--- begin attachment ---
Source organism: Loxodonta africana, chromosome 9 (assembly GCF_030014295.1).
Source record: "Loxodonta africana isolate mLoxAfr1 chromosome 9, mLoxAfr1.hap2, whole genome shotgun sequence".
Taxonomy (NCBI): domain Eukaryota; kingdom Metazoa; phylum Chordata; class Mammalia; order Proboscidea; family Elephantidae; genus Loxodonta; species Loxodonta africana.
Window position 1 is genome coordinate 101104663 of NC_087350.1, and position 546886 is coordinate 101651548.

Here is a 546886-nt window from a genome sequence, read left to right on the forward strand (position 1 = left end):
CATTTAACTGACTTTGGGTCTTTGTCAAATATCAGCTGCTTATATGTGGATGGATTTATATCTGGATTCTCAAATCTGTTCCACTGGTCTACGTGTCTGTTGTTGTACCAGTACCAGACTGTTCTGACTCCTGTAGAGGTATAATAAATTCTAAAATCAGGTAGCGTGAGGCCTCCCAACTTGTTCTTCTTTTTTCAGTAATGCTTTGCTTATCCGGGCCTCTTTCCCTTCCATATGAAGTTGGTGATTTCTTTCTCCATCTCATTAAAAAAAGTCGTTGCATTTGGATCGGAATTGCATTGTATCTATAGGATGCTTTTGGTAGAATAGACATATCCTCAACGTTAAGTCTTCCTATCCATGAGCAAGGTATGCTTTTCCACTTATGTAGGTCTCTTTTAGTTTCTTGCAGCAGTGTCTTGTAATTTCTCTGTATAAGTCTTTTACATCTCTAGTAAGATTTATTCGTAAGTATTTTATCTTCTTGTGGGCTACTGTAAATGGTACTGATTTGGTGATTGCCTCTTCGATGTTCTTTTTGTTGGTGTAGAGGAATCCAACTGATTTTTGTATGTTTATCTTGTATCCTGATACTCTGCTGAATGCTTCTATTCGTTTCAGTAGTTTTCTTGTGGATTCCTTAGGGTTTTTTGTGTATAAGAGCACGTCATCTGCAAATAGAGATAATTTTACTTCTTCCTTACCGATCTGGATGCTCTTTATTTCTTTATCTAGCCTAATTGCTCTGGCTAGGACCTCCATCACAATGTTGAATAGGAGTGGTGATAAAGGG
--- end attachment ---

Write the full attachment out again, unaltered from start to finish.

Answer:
Source organism: Loxodonta africana, chromosome 9 (assembly GCF_030014295.1).
Source record: "Loxodonta africana isolate mLoxAfr1 chromosome 9, mLoxAfr1.hap2, whole genome shotgun sequence".
Taxonomy (NCBI): domain Eukaryota; kingdom Metazoa; phylum Chordata; class Mammalia; order Proboscidea; family Elephantidae; genus Loxodonta; species Loxodonta africana.
Window position 1 is genome coordinate 101104663 of NC_087350.1, and position 546886 is coordinate 101651548.

Here is a 546886-nt window from a genome sequence, read left to right on the forward strand (position 1 = left end):
CATTTAACTGACTTTGGGTCTTTGTCAAATATCAGCTGCTTATATGTGGATGGATTTATATCTGGATTCTCAAATCTGTTCCACTGGTCTACGTGTCTGTTGTTGTACCAGTACCAGACTGTTCTGACTCCTGTAGAGGTATAATAAATTCTAAAATCAGGTAGCGTGAGGCCTCCCAACTTGTTCTTCTTTTTTCAGTAATGCTTTGCTTATCCGGGCCTCTTTCCCTTCCATATGAAGTTGGTGATTTCTTTCTCCATCTCATTAAAAAAAGTCGTTGCATTTGGATCGGAATTGCATTGTATCTATAGGATGCTTTTGGTAGAATAGACATATCCTCAACGTTAAGTCTTCCTATCCATGAGCAAGGTATGCTTTTCCACTTATGTAGGTCTCTTTTAGTTTCTTGCAGCAGTGTCTTGTAATTTCTCTGTATAAGTCTTTTACATCTCTAGTAAGATTTATTCGTAAGTATTTTATCTTCTTGTGGGCTACTGTAAATGGTACTGATTTGGTGATTGCCTCTTCGATGTTCTTTTTGTTGGTGTAGAGGAATCCAACTGATTTTTGTATGTTTATCTTGTATCCTGATACTCTGCTGAATGCTTCTATTCGTTTCAGTAGTTTTCTTGTGGATTCCTTAGGGTTTTTTGTGTATAAGAGCACGTCATCTGCAAATAGAGATAATTTTACTTCTTCCTTACCGATCTGGATGCTCTTTATTTCTTTATCTAGCCTAATTGCTCTGGCTAGGACCTCCATCACAATGTTGAATAGGAGTGGTGATAAAGGG